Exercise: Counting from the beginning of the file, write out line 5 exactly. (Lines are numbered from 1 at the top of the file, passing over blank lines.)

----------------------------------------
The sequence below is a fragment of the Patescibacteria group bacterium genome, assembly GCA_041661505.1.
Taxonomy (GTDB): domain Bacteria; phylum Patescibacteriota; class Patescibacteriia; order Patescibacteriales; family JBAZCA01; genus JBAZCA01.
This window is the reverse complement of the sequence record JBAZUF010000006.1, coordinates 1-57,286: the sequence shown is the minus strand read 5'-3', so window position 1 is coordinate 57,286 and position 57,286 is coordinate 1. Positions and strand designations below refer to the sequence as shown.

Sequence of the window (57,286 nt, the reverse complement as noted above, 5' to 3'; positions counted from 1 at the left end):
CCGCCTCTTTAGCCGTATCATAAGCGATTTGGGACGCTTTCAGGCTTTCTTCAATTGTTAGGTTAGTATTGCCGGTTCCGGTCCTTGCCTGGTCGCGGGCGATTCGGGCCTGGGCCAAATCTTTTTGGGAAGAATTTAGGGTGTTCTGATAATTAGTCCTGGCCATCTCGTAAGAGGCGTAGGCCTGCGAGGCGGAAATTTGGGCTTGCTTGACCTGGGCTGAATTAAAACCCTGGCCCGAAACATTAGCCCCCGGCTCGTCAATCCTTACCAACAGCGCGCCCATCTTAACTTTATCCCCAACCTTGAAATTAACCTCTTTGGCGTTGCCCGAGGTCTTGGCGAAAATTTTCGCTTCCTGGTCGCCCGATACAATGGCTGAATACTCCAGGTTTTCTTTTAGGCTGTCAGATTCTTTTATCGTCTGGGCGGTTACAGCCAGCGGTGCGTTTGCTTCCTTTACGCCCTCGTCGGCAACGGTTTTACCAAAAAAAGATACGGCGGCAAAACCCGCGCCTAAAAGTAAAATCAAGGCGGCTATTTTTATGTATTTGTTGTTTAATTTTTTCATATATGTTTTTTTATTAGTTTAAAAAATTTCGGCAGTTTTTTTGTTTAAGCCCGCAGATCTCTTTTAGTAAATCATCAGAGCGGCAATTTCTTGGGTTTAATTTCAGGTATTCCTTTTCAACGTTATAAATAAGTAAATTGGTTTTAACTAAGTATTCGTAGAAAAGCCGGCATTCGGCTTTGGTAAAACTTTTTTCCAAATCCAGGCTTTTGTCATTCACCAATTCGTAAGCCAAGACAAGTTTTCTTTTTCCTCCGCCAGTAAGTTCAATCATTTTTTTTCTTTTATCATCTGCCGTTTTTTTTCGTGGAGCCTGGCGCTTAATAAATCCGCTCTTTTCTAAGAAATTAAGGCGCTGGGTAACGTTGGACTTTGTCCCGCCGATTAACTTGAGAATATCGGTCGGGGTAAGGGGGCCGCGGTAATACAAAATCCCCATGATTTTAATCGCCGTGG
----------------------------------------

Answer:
CCGCCTCTTTAGCCGTATCATAAGCGATTTGGGACGCTTTCAGGCTTTCTTCAATTGTTAGGTTAGTATTGCCGGTTCCGGTCCTTGCCTGGTCGCGGGCGATTCGGGCCTGGGCCAAATCTTTTTGGGAAGAATTTAGGGTGTTCTGATAATTAGTCCTGGCCATCTCGTAAGAGGCGTAGGCCTGCGAGGCGGAAATTTGGGCTTGCTTGACCTGGGCTGAATTAAAACCCTGGCCCGAAACATTAGCCCCCGGCTCGTCAATCCTTACCAACAGCGCGCCCATCTTAACTTTATCCCCAACCTTGAAATTAACCTCTTTGGCGTTGCCCGAGGTCTTGGCGAAAATTTTCGCTTCCTGGTCGCCCGATACAATGGCTGAATACTCCAGGTTTTCTTTTAGGCTGTCAGATTCTTTTATCGTCTGGGCGGTTACAGCCAGCGGTGCGTTTGCTTCCTTTACGCCCTCGTCGGCAACGGTTTTACCAAAAAAAGATACGGCGGCAAAACCCGCGCCTAAAAGTAAAATCAAGGCGGCTATTTTTATGTATTTGTTGTTTAATTTTTTCATATATGTTTTTTTATTAGTTTAAAAAATTTCGGCAGTTTTTTTGTTTAAGCCCGCAGATCTCTTTTAGTAAATCATCAGAGCGGCAATTTCTTGGGTTTAATTTCAGGTATTCCTTTTCAACGTTATAAATAAGTAAATTGGTTTTAACTAAGTATTCGTAGAAAAGCCGGCATTCGGCTTTGGTAAAACTTTTTTCCAAATCCAGGCTTTTGTCATTCACCAATTCGTAAGCCAAGACAAGTTTTCTTTTTCCTCCGCCAGTAAGTTCAATCATTTTTTTTCTTTTATCATCTGCCGTTTTTTTTCGTGGAGCCTGGCGCTTAATAAATCCGCTCTTTTCTAAGAAATTAAGGCGCTGGGTAACGTTGGACTTTGTCCCGCCGATTAACTTGAGAATATCGGTCGGGGTAAGGGGGCCGCGGTAATACAAAATCCCCATGATTTTAATCGCCGTGG